3 Primary Types Of Dental Bridges

If you have had a tooth extracted from your mouth, and you have a gap where the missing tooth was located, one way you can fill in that gap is with a dental bridge. There are three primary types of dental bridges that your dentist may use to fill in that gap. The type of dental bridge that your dentist uses depends upon your unique situation. Here is a brief rundown of the three primary types of dental bridge options that your dentist may discuss with you.

Traditional Bridge

The type of bridge that your dentist is most likely to discuss with you is the traditional bridge. With a traditional bridge, the missing tooth in your mouth will be filled in with a fake tooth. In order to keep that tooth in place, a structure or bridge has to be created.

Your dentist will create a crown for the teeth on either side of your missing tooth. They will create a crown in order to strength these teeth since they are now going to be supporting not just themselves, but another tooth as well. In order to place the crown, they will need to file down your teeth to make it fit correctly.

After a crown is placed on the teeth on both sides of your missing tooth, a replacement tooth will be placed in the gap in your mouth.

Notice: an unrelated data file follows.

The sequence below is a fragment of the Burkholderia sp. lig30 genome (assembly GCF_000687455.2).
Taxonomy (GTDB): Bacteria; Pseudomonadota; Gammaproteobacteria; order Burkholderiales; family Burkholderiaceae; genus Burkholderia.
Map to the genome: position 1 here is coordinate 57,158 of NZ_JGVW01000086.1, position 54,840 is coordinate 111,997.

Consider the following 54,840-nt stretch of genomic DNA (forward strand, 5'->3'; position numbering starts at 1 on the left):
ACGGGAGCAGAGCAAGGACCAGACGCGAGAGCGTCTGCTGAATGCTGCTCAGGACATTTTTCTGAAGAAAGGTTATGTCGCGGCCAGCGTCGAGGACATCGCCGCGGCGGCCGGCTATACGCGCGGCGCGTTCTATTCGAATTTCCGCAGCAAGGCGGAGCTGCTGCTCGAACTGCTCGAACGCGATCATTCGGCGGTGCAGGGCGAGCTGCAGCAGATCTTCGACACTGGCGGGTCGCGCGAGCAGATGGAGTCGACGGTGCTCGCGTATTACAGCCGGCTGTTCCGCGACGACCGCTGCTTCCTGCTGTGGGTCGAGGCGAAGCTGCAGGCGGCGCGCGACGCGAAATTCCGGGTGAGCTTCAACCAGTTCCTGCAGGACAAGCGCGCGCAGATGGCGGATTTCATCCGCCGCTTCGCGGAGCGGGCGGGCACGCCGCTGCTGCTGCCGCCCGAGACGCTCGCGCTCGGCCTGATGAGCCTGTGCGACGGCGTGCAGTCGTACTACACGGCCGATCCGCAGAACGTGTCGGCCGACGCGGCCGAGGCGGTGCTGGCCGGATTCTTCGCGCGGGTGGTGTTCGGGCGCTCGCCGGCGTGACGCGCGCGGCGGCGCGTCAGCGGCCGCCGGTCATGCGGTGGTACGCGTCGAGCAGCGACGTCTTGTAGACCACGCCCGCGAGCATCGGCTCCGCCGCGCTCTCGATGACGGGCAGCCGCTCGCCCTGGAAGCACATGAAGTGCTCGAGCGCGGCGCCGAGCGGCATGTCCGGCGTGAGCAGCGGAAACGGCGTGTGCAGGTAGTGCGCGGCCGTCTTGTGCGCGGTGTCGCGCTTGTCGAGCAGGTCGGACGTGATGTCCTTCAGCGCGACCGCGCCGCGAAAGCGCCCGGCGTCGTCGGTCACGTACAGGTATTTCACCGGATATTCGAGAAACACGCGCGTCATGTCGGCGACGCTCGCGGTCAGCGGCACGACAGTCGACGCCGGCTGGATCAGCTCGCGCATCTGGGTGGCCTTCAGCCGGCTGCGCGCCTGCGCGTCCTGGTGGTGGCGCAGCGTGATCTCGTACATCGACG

This replacement tooth will be fused to the crowns on either side of the gap. It will be fused together with either a ceramic or metal material.

Cantilever Bridge

If there is only a tooth on one side next to your missing tooth where you now have a gap, your dentist will most likely discuss with you the option of getting a cantilever bridge installed.

With a cantilever bridge, the bridge is created using the two teeth that are in front of the gap or missing tooth. Instead of filing down the teeth on either side of your gap, your dentist will file down the tooth right next to your gap, as well as the tooth next to the one that they just filed down.

After they file down both of those teeth, they will create two crowns that will be right next to each other. From there, they will fuse the replacement tooth to the two crowns that are abutting one another.

Your dentist has to use two teeth in order to create a structure that will be strong enough to last and that will keep your replacement tooth in place.

Maryland Bridge

If you are missing a front tooth, your dentist will most likely discuss the option of a Maryland bridge with you.

A Maryland bridge is slightly different than the other two bridge options discussed above. Instead of filing down two nearby teeth and attaching crowns to them, your dentist will make a replacement tooth out of plastic, and will keep it in place by attaching a metal framework that will be bonded to the teeth on either side of your missing tooth. Your teeth next to your missing tooth will still have to support your replacement tooth, just in a different manner.

The type of dental crown you need depends upon your specific situation; if you have any additional questions about the dental crown options available for you, be sure to bring them up during your dental crown consultation with your dentist, such as http://adazzlingsmile.com/.